Nov. 11, 2011
CLEMSON, SC – He was on his way back home from practice in the fall of 2009 when a near-death experience changed the way Kourtnei Brown looks at life.
Brown, who will run down the Hill for the final time this Saturday when No. 9 Clemson takes on Wake Forest at noon in Death Valley, was driving his moped that afternoon and was not paying attention as he was merging into traffic; and at the last minute swerved to avoid the curb.
But he hit the curb anyway with his back tire, and lost control of the moped and was thrown into the middle of oncoming traffic.
“I rolled, and I remember closing my eyes and saying, `Lord help me!’ I thought it was over because there were cars coming,” Brown recalled. “But, God had his angels around me and protecting me. That was very life changing.”
Somehow, the oncoming cars all avoid Brown, and he left the accident with no life-threatening injuries. All he injured was his arm and had some cuts and bruises on his face and hands.
“That was very life changing. When you come here and you are surrounded by fans and coaches and everything, you kind of think you’re untouchable or you have this long life ahead of you,” the fifth-year senior said. “That accident really woke me up and just like that it showed me that I could be dead.
“It made me look at life and everything else differently.”
It’s not that Brown had a troubled spirit or anything like that. In fact, he has always been thankful for his talents and the opportunities placed upon him. Besides his football skills, he is also good with impressions, which he demonstrated to the media earlier this week. He one day hopes to get into the entertainment field and do voiceovers for cartoons and such.
Before the moped accident, he had already decided, along with Head Coach Kevin Steele, to redshirt the 2009 season so he could concentrate on getting better and stronger at his position. What he did not figure was that in the same year he made a commitment to get better, he would experience something that changed the way he did everything in his life.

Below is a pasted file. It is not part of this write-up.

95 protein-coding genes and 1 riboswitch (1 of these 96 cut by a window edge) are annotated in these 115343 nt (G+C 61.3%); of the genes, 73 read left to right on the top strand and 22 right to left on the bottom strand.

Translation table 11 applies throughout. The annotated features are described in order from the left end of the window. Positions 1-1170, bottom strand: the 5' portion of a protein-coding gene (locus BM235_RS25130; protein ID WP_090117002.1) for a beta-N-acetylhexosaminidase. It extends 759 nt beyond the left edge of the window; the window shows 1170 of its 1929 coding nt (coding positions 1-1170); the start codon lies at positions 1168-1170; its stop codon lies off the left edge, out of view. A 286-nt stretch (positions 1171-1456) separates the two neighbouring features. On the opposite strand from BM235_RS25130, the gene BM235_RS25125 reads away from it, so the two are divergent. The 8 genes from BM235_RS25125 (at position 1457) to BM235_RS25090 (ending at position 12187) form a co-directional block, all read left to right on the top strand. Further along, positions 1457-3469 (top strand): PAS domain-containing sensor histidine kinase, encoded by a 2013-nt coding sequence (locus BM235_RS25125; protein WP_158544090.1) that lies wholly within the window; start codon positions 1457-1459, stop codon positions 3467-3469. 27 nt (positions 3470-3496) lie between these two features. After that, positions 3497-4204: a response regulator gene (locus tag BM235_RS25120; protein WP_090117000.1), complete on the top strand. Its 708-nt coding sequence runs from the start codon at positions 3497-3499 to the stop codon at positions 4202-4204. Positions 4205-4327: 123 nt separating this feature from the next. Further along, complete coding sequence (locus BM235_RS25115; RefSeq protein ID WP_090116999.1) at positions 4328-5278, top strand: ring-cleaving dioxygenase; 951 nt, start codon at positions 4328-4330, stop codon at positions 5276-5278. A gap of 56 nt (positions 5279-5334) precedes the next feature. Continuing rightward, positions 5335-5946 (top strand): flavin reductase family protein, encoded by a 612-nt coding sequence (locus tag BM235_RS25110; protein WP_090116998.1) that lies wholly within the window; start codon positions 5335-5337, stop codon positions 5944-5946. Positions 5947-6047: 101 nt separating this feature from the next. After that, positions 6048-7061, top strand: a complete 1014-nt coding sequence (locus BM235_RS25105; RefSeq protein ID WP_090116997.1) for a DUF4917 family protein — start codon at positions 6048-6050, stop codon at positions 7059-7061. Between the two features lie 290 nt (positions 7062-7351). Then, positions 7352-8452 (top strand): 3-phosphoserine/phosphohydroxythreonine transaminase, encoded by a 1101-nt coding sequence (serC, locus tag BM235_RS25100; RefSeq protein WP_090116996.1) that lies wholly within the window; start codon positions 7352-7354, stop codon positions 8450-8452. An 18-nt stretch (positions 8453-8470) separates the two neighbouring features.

“I learned not to take anything for granted,” he said. “It is a blessing to wake up. It’s a blessing to walk, run and talk. There are some people that don’t get that. It showed me, not that I was not thankful already, but it made me appreciate it more.”
That’s why, when he scooped up a football and raced 26 yards for a touchdown in the Tigers’ 59-38 victory over North Carolina on Oct. 22, Brown was thankful. It was the North Carolina native’s second touchdown of the afternoon, as he took an interception he tipped to himself 20 yards for a score in the second quarter as well.
He became the first Clemson defensive lineman since 1954 to score two touchdowns in the same game.
When he got home that night and talked with his mother about what all happened in the North Carolina game, the conversation went back to the day he almost died, as well as to the day last spring when what looked like a serious knee injury turned out to be a minor sprain.
“We talked about the accident with the moped. Even with last spring when I hurt my PCL. I was like, `God blesses me.’ His hand is on my life,” Brown said. “If that would have been a real bad knee injury at practice that could have been it, my career could have been done.”
But it isn’t, and Saturday Brown will have the opportunity to touch Howard’s Rock and run down the Hill with the other 18 seniors one final time. He will also have the opportunity to be a part of a team that can clinch a second Atlantic Divisional title in three years as well as finish undefeated and untied at home for the first time since 1990.
“I have a lot I can thank God for,” Brown said.
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